Back in September, WXYZ's investigative team broke the story that Turkia Mullin, newly hired to be director of the Wayne County Airport Authority, received a $200,000 severance payment as she was leaving her post as the cash-strapped county's economic development director. Wayne County Executive Bob Ficano immediately began stonewalling and obfuscating as the scandal exploded, other area media began piling on and then the FBI rolled on in. Since then, there have been a slew of firings and resignations. Two former members of Team Ficano have been charged with federal felonies, and another has been indicted. Mullin was fired from the airport post and repaid the severance. The FBI investigation is ongoing, an attempted recall of Ficano is under way. And the station has rightly received an armful of well-deserved awards for the work. Earning kudos have been reporters Heather Catallo and Ross Jones, editor Randy Lundquist and photographers Ramon Rosario and Johnny Sartin. Ann Mullen, an MT alum, is the executive producer of WXYZ-TV's investigative unit.

Best Change to Local   

Left-Wing Radio

Thom Hartmann's new time slot on WDTW/1310 AM

The way we see it, the sanest voice on the radio airwaves belongs to Thom Hartmann. He provides a wealth of knowledge, rational discourse and honest debate instead of inflammatory rhetoric. A student of history, this Michigan native's nationally syndicated show is a must listen for anyone who wants to be politically well-informed. And the best thing is that listening in this area recently got much easier when Hartmann's live call-in program moved to the afternoon drive-time slot. Check it out weekdays from 3 to 6 p.m.

Best Thing About Local Right-Wing Radio

Charlie Langton's show on   WXYT-AM/1270

Granted, Charlie usually comes off as being entirely overcaffeinated, especially at 6 in the morning. And his voice is set at a constant level: LOUD! But for a guy who occupies the same home on the local radio dial as extremist nut jobs like Glenn Beck and Laura Ingram, Langton is refreshingly — dare we say it — moderate. A lawyer with a regular gig as a commentator on the local Fox TV affiliate, Langton actually uses his radio show to promote actual debate, and does it in a way that's generally respectful. Rush Limbaugh he ain't. And that's a very good thing. Airing 6-9 weekday mornings, the show is worth listening to, even if you're a liberal.

Best Local Reality  TV Stars

The Gold Family

Hardcore Pawn, truTV

The father-and-kids melodrama of Hardcore Pawn, swirling around the daily customer encounters and backroom battles of Detroit pawnbroker Les Gold (could there be a better name for a man in his profession?), his son, Seth, and daughter, Ashley Gold Broad, remains the top-rated show on truTV in its sixth season. It has even spawned a spinoff series, Hardcore Pawn Fort Bragg, to premiere on truTV later this year. It'll have to go some to match the raw outrageousness of the original: Even though you know the family squabbles are magnified for the sake of the camera and Detroiters don't really display their ignorant backsides in public like that for the world to see (do we?), the viewing experience of Hardcore Pawn is an irresistibly guilty delight.

Best Low-Power 

Radio Station

1610-AM, The Station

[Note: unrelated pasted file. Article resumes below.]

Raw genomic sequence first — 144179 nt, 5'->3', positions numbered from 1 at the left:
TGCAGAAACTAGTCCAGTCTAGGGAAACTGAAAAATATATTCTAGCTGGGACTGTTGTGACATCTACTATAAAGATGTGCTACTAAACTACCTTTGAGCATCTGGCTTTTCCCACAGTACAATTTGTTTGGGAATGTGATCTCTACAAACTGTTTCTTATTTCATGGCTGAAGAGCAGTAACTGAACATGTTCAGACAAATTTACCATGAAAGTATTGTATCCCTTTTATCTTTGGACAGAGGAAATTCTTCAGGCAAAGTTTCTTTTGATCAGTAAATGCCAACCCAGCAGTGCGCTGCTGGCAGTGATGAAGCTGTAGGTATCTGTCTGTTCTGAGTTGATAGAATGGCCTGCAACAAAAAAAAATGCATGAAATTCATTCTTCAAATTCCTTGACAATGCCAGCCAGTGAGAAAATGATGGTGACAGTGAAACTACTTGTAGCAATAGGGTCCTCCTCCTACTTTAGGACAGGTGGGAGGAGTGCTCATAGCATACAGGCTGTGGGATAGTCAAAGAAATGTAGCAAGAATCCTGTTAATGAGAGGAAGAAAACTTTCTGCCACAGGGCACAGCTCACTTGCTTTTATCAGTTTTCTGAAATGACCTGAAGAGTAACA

11758 Sobieski St., Hamtramck; 313-718-1610; am1610.org

Since May 2009, tech geek Steven Cherry has been sending low-power AM signal from his home in Hamtramck. He built a studio for the station later that year, and it regularly hosts local luminaries who create their own radio programming, with Cherry as station manager. Of course, that all sounds much more official than the way he puts it: "We are your weird friends with lots of records," he says, in his typically disarming way. But local rockers have shows, including Jeffrey Fournier and Timmy "Vulgar" Lampinen of Timmy's Organism, as does local tavern owner and record collector Andy Dow of the Painted Lady, as well as MT's own Michael Jackman. The new shows are broadcast live on Sundays, and rebroadcast throughout the week, not just on the airwaves but streaming on the website. Most of the time, it's just freeform fun, but Cherry hopes to engage the community as much as possible. He says, "Call us or send us a text. Leave a clever message and maybe we'll play it on the air."

Best Reason We Still Have a Hoedown in Motown

Tim Roberts, program director, WYCD-FM

The Downtown Hoedown celebrates its 30th anniversary this summer, meaning Detroit undeniably was country before country was cool. But think about it: How many cities south of the Mason-Dixon would relish the idea of stealing away such a massive outdoor musical tradition and claiming it as their own — indeed, believe it should be their birthright? One of the prime movers behind keeping the country kickin' here is Roberts, who this year was named Numero Uno among all country radio programmers in America, according to the publication Radio Ink. He's considered one of the most powerful people in country music and a native Detroiter, so much of what happens surrounding keeping the Hoedown here — including its move to the more spacious and easier-to-access Comerica Park this year — conforms to Roberts' rules of order. And even though the formerly free festival is a ticketed, paid event for the first time, the alternative — thousands of visitors staying away from downtown the first weekend in June, and keeping their cash in their pockets — sounds as sad as a country ballad.